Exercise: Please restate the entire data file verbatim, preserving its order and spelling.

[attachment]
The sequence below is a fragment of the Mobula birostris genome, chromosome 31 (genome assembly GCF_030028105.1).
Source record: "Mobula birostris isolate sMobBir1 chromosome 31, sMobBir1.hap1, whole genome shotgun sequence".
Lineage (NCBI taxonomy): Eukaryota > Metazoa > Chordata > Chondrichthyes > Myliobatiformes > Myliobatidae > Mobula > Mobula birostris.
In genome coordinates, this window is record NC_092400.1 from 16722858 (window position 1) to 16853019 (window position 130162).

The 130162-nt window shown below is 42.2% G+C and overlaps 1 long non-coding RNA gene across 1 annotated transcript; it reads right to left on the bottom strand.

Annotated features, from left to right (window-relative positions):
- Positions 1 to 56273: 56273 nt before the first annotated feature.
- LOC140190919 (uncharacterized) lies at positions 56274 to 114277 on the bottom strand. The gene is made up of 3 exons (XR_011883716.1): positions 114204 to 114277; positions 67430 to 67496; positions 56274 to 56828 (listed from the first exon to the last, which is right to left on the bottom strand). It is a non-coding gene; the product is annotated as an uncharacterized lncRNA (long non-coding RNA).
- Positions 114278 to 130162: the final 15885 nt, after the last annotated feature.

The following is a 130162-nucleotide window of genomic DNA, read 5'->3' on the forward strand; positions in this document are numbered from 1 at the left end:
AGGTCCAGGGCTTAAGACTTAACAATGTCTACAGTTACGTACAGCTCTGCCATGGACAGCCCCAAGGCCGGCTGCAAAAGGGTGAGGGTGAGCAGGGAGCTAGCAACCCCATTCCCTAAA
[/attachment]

The sequence below is a fragment of the Mobula birostris genome, chromosome 31 (genome assembly GCF_030028105.1).
Source record: "Mobula birostris isolate sMobBir1 chromosome 31, sMobBir1.hap1, whole genome shotgun sequence".
Lineage (NCBI taxonomy): Eukaryota > Metazoa > Chordata > Chondrichthyes > Myliobatiformes > Myliobatidae > Mobula > Mobula birostris.
In genome coordinates, this window is record NC_092400.1 from 16722858 (window position 1) to 16853019 (window position 130162).

The 130162-nt window shown below is 42.2% G+C and overlaps 1 long non-coding RNA gene across 1 annotated transcript; it reads right to left on the bottom strand.

Annotated features, from left to right (window-relative positions):
- Positions 1 to 56273: 56273 nt before the first annotated feature.
- LOC140190919 (uncharacterized) lies at positions 56274 to 114277 on the bottom strand. The gene is made up of 3 exons (XR_011883716.1): positions 114204 to 114277; positions 67430 to 67496; positions 56274 to 56828 (listed from the first exon to the last, which is right to left on the bottom strand). It is a non-coding gene; the product is annotated as an uncharacterized lncRNA (long non-coding RNA).
- Positions 114278 to 130162: the final 15885 nt, after the last annotated feature.

The following is a 130162-nucleotide window of genomic DNA, read 5'->3' on the forward strand; positions in this document are numbered from 1 at the left end:
AGGTCCAGGGCTTAAGACTTAACAATGTCTACAGTTACGTACAGCTCTGCCATGGACAGCCCCAAGGCCGGCTGCAAAAGGGTGAGGGTGAGCAGGGAGCTAGCAACCCCATTCCCTAAA